(W/ ZERO SPOILERS)
ONE SEASON IN
INVINCIBLE (2021) Season 1, Episode 1 - 10
Invincible wrapped its first season with one of the strongest finales I’ve seen. It gave us the answers we craved, recontextualized everything before it to add rewatchability, created a new status quo, and gave us a glimpse of what’s to come. It also didn’t shy away from the violence or the dramatic beats, but instead pushed them further to tell their story in the most effective way possible.
But maybe I’m getting ahead of myself.
What is Invincible? Essentially, it’s an adult animated superhero show following the tale of seventeen year old Mark Grayson, whose dad is Omniman, the world’s greatest superhero. Once Mark finally develops his powers, he tries to become a hero like his dad but discovers the origin of his powers may not be as heroic as he thought. For more spoiler-free thoughts on the earlier parts of the season, you can read my review of the first three episodes HERE!
Ever since those first three episodes, Invincible has brought me nothing but joy. I’m sorry, The Falcon and the Winter Soldier, you have your moments, but Invincible? *chef kiss*
The voice performances were stupendous throughout the season, with Steven Yuen really nailing the role of Mark Grayson and the inflecting on the experiences the character goes through. You can feel the emotion in his voice, from shock to betrayal to witty banter, and the supporting cast of J.K. Simmons, Sandra Oh, and many others elevate the series to great heights. Even when the animation may not have been the best due to budget and time restraints, the writing and performances kept me glued to my screen.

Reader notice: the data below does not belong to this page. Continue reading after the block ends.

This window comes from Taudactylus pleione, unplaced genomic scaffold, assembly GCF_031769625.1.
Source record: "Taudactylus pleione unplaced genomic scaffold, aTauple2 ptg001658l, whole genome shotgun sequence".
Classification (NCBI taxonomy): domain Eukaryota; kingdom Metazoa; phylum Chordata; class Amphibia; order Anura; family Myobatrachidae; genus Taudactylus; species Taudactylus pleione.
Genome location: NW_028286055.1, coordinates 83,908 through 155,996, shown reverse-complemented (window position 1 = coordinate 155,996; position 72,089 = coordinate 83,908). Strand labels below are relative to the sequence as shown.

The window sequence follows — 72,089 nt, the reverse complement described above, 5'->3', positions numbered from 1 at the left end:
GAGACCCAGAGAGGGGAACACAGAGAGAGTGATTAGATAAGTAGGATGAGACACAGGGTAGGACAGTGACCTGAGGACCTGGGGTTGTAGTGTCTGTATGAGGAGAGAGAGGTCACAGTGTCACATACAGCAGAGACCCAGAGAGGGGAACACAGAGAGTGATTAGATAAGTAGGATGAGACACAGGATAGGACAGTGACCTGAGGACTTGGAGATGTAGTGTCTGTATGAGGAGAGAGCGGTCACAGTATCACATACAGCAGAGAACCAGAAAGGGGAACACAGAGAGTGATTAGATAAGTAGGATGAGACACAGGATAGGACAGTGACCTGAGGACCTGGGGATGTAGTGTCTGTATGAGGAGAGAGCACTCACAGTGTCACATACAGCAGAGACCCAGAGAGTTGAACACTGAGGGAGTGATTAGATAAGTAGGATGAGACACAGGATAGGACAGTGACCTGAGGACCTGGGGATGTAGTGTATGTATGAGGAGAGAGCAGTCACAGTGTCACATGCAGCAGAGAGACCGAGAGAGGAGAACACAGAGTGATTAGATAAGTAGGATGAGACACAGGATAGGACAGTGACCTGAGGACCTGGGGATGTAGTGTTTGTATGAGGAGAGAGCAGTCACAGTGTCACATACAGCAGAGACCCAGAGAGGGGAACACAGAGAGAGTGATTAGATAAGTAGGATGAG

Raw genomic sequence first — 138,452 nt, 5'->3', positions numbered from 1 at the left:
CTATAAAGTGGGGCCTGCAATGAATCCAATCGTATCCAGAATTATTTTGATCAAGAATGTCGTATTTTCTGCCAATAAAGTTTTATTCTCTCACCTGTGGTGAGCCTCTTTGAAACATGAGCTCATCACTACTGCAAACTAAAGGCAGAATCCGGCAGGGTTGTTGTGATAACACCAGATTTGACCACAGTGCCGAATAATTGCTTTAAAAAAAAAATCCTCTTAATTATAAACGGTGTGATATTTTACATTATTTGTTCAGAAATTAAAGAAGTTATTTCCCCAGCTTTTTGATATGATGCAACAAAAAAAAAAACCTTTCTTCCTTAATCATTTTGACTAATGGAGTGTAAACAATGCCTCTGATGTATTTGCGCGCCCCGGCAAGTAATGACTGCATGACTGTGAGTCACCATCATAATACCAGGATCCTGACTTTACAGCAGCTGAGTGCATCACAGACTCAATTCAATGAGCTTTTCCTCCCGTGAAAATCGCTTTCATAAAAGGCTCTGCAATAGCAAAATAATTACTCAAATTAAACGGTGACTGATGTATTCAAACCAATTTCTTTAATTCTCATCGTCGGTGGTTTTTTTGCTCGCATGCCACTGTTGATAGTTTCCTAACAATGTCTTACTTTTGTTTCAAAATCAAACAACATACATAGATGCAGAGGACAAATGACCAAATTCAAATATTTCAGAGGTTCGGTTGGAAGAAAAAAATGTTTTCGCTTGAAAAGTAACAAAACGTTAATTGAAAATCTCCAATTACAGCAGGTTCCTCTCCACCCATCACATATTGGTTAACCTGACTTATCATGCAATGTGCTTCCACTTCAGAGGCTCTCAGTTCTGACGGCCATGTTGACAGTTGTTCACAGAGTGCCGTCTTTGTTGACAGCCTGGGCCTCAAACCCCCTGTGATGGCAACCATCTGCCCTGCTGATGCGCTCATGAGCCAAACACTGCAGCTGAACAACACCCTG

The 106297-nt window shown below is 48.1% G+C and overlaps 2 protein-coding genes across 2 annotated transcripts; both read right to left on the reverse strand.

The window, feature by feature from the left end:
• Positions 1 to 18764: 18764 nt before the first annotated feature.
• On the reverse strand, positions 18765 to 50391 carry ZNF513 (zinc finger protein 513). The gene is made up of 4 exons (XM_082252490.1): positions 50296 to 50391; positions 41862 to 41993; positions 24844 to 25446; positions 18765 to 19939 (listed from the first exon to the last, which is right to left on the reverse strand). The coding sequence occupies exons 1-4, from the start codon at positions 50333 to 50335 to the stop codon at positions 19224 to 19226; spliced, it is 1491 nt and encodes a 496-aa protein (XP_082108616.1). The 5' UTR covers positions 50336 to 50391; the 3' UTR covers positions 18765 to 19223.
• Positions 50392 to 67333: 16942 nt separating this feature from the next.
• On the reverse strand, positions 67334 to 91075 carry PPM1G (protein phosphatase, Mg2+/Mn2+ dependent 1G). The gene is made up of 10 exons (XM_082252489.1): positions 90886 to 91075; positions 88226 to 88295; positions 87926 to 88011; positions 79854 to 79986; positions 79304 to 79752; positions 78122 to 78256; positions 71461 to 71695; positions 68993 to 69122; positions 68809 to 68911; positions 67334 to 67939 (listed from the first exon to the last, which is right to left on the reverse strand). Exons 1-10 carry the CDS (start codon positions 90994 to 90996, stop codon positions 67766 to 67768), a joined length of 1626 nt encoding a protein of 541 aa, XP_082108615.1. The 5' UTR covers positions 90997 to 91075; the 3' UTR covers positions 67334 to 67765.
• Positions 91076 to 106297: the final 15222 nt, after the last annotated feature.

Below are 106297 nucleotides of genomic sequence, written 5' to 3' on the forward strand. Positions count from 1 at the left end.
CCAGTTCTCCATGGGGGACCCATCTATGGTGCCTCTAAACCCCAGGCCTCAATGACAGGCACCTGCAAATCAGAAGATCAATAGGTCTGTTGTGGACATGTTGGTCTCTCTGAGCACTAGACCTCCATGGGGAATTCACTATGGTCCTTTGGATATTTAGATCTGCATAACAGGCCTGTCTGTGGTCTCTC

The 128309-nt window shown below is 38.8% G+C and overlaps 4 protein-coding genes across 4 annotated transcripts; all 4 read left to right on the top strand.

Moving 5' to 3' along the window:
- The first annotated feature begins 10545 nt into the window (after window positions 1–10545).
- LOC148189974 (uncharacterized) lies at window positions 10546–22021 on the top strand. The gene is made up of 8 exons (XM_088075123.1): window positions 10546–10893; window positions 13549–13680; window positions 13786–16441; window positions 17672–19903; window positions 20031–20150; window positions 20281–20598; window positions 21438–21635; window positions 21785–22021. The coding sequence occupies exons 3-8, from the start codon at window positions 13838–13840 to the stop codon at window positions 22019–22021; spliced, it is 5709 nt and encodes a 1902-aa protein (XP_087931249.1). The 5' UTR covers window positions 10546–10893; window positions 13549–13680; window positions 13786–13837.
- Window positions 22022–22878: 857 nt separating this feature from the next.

And that finale? Hoo boy.
The showrunners made a smart move by having season-long arcs that tie everything up without feeling like a cliffhanger. If this show never got renewed for another season, we would at least have our questions answered and feel the potential the series had. But, alas, Invincible has been renewed for a second and third season.
A tragedy, I know. It should be renewed for more. (Didn’t Young Sheldon get renewed for three seasons? I had no idea people watched that.)
Invincible had me emotionally engaged for all eight hour-long episodes more than most shows do. I felt for the characters, rooting for the heroes and Mark, and my jaw dropped at the surprising moments. And that’s with reading the comic beforehand.
As I said in my previous review linked above, the show is not a 1:1 adaptation and, as fun as that still would have been, the amount of changes and remixing the show has done to make it work better for its format are welcomed as they still maintain the spirit of the source material. It’s still a superhero story about using powers to help people, not just fight a villain, and has the fun of superhero stories despite its darker moments.
If you love the Saturday morning fun of superhero shows but always felt a bit iffy when they held back to maintain its censorship, this is the show for you. Now that the MCU has finished their big story with Thanos and the DCEU has a proper Justice League film, I don’t believe the timing for Invincible could have been better now that mainstream audiences know the superhero tropes and let Invincible subvert them for powerful storytelling. It has its homages to the superhero moments we know and love, but twists them to shock the characters and us in meaningful ways.
Like that subway scene from Spider-Man 2. If you know, you know. [wink]
If you’re interested in my spoiler-free thoughts on the comic, you can listen to my half-hour podcast Committed Critics right HERE!
Or, if you’ve already read the comic or want to spoil things for yourself, we also have a spoiler-filled episode HERE!